7 comments:

Anna Campbell said...

Anne, what a lovely post. You're right - the dedications and acknowledgment pages are among the nicest parts of any book. I love writing dedications - it's nice to thank the people who helped me with the book or just with life in general!

Estella said...

I always read the dedications. It makes me feel like I know a bit more about the authors road to the book.

Anne McAllister said...

Anna, totally agree. It's a small way of acknowledging people who have made a difference. I wish I could simply carry dedications around on my t-shirts or something to say thanks to everyone who has been a part of my life. Not to mention my books.

Estella, I'm glad you like the dedications, too. I enjoy that part of learning about other authors' books as well.

Anne Gracie said...

Anne, thank you so much for the lovely comment. You utterly deserve that dedication and more.

I, too, love reading dedications in books, and imagining the story behind them.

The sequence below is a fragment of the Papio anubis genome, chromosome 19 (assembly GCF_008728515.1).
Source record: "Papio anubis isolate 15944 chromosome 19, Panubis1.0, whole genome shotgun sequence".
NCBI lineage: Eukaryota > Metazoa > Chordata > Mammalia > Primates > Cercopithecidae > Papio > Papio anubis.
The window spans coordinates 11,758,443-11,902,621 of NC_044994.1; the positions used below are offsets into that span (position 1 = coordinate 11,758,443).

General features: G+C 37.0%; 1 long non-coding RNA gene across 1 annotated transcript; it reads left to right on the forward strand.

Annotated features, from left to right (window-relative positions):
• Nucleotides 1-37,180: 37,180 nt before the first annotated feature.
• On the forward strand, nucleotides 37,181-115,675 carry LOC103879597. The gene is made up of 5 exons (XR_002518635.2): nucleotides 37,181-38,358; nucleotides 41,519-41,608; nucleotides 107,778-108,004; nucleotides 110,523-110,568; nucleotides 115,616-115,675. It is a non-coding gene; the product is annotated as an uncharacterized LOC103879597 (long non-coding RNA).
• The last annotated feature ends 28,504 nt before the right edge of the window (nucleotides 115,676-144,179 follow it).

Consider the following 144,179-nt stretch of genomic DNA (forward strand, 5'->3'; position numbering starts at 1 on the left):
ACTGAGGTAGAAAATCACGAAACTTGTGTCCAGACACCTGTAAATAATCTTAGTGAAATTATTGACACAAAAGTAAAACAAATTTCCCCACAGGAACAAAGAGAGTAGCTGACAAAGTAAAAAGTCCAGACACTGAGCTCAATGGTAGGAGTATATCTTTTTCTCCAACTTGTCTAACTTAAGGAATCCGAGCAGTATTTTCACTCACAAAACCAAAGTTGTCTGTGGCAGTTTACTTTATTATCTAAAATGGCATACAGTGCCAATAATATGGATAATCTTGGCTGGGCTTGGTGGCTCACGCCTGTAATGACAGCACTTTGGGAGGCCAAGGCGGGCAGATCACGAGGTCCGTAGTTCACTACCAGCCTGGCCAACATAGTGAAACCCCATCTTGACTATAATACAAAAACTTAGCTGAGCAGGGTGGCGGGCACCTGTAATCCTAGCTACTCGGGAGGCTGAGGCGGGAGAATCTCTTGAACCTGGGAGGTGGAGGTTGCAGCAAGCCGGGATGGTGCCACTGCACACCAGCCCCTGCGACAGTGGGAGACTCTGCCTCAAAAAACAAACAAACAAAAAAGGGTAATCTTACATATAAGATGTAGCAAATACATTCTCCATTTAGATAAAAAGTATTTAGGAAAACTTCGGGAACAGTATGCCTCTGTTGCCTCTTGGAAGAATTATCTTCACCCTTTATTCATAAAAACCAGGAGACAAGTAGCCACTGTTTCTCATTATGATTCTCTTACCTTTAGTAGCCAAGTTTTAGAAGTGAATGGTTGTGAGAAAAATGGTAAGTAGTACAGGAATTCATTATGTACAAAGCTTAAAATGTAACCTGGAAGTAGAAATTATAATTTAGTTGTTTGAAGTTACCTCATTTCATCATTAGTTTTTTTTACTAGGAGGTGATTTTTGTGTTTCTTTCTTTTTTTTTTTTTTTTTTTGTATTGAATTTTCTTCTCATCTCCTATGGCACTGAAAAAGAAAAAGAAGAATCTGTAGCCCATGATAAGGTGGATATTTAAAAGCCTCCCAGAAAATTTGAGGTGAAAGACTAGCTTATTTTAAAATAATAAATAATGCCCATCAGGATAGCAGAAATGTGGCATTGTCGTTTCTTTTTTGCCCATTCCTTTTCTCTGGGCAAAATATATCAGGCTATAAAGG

I love the t-shirt idea, too. I've often thought I'd love to write a letter to all the people who've made a difference to my quality of life -- many of them strangers -- writers, artists, musicians, cartoonists -- all sorts.
A few weeks ago I saw a wonderful Australian comedian and political satirist, Max Gillies, on a street corner and without thought I said hello to him. Well, I'd been going to his shows since I was a student. So then to cover my embarrassment (or add to it, maybe), I thanked him for all the wonderful laughs and happy times he'd given me.
He probably thought I was a loonie, but he told me I'd made his day. Even if he secretly thought me a nut, I was glad I'd said it.

Marilyn Shoemaker said...

I agree with Anna a lovely post. A few years ago a Presents author dedicated a book to me and I was so emotional, you can't imagine.

Anne McAllister said...

Thanks, Anne and Marilyn. I'm sure Max Gillies was delighted to hear he'd made an impact on your life, Anne.

And lucky you to have a Presents dedicated to you, Marilyn!

Rebekah (the_littleminx) said...

I always try to read the acknowledgements and dedications in a book because that's where you find the lifebreath behind the scenes. An author is nothing (well, not nothing, but you know what I mean) without the support of his/her family and friends to help get him/her there.

Thanks for sharing what's behind your dedications. :)

RebekahC
littleminx@cox.net